Researching, presenting, and evaluating feedback revels the complexity not only solving the problem of innovation in education, but even defining the problem. The definition of wicked is evil or morally bad in principle or practice or our educational definition of being a problem with no solution. While researching the wicked problem of including innovation as a learning ethic in school, I can see how both of these definitions are both legitimate. Students loose their creativity while in school, but when does this happen and why. The video about CORE was a great way not only to explain the problem to our group, but also to explain the problem to the class. This video could have benefited all if it was watched in the beginning so everyone was on board from the beginning. During the conversation after the last presentation, I was able to see how all wicked problems intertwine.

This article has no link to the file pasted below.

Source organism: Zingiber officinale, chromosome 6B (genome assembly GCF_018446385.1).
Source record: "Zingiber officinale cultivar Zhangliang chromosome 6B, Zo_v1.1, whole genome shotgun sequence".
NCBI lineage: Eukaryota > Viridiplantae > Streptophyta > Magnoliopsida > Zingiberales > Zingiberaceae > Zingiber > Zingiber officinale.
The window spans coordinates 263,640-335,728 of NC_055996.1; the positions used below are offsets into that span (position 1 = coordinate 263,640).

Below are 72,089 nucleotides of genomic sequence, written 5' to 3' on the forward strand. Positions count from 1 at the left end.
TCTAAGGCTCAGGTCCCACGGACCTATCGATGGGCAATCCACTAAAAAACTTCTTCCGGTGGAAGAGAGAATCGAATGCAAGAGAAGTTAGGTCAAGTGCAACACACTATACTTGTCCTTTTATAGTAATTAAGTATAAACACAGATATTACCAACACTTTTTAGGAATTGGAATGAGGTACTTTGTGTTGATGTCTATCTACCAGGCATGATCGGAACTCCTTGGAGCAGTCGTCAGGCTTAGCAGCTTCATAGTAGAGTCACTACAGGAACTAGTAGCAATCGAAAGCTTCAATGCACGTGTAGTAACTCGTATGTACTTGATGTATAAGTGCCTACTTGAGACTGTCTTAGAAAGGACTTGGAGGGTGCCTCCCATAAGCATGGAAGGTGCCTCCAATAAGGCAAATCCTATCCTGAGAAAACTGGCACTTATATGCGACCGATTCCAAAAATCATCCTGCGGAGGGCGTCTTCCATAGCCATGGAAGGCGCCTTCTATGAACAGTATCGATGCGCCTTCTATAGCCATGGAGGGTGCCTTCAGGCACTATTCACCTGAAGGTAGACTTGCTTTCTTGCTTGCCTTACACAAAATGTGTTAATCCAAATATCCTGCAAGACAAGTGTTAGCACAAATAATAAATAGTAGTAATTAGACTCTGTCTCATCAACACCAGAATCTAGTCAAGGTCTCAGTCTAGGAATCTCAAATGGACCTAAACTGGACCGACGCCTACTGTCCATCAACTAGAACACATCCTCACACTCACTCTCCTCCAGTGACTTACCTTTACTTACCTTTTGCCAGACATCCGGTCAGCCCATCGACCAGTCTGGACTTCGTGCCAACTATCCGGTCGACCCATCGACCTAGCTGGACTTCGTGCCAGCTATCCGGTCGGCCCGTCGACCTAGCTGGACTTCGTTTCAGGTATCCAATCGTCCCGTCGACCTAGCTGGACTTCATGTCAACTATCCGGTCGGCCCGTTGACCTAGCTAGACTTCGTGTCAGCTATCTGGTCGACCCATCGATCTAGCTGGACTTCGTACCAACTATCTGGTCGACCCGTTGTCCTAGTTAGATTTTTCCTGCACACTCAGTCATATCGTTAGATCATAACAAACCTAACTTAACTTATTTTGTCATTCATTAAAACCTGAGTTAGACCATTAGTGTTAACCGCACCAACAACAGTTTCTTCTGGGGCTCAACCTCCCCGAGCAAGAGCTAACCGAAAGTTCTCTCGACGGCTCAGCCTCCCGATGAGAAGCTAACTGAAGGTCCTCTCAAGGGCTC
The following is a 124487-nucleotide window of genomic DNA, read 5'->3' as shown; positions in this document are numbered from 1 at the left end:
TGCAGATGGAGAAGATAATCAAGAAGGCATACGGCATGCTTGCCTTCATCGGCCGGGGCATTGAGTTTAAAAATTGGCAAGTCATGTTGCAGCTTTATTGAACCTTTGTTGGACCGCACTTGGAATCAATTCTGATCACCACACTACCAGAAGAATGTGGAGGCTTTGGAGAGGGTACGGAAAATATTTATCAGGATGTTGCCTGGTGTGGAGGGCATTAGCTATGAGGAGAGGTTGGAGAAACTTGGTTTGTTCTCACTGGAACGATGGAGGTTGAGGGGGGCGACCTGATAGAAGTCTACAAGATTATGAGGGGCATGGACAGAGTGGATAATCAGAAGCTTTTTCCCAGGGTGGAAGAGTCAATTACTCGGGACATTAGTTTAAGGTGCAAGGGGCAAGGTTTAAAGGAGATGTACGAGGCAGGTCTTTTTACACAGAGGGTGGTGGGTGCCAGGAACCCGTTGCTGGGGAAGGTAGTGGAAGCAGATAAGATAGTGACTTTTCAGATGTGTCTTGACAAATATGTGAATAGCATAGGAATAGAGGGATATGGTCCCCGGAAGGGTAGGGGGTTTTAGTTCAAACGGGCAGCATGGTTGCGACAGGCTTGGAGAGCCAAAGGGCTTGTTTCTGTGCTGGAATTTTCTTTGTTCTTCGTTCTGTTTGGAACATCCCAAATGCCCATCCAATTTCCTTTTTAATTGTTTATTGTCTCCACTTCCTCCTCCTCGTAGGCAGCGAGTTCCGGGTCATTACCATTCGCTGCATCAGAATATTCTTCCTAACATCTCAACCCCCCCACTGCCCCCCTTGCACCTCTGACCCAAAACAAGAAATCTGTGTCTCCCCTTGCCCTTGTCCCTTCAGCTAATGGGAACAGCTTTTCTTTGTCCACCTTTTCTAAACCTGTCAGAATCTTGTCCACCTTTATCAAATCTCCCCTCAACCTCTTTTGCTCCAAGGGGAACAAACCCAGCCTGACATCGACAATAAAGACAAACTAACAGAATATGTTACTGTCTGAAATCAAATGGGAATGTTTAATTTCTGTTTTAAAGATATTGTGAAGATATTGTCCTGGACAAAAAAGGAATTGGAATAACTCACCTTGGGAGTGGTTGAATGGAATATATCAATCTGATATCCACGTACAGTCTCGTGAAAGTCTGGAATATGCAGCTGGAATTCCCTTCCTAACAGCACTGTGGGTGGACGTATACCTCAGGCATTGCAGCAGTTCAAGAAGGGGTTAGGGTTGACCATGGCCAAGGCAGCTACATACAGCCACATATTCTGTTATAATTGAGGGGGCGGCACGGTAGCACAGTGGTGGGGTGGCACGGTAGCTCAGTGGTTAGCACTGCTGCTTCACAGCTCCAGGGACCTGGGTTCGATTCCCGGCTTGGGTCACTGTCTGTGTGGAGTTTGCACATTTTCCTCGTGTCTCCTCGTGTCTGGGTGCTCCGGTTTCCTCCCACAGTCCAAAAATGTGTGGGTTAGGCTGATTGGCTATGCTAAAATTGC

Discouragement from failure, harsh grading, as well as fear of change are just some of the reasons that innovation does not exist in higher levels of school. In order to encourage innovation in schools, many things need to change. As educators, administrators, and others involved need to learn to accept and embrace change in order to prepare our students better for the future. I was never aware of the materials available to help people deal with symptoms that occur when change happens. You can be trained to be able to deal with change. The change that needs to happen is how classes are organized and how grades are calculate. Teachers need to develop lessons that cause students to thing, play, and create something that they feel proud of. The process should be just as important as the product and should be treated as so. This idea should also be applied to grade calculations. The emphasis on test and quizzes should not be as high as effort and improvement. These solutions will not solve the problem, but they take us a step in the right direction.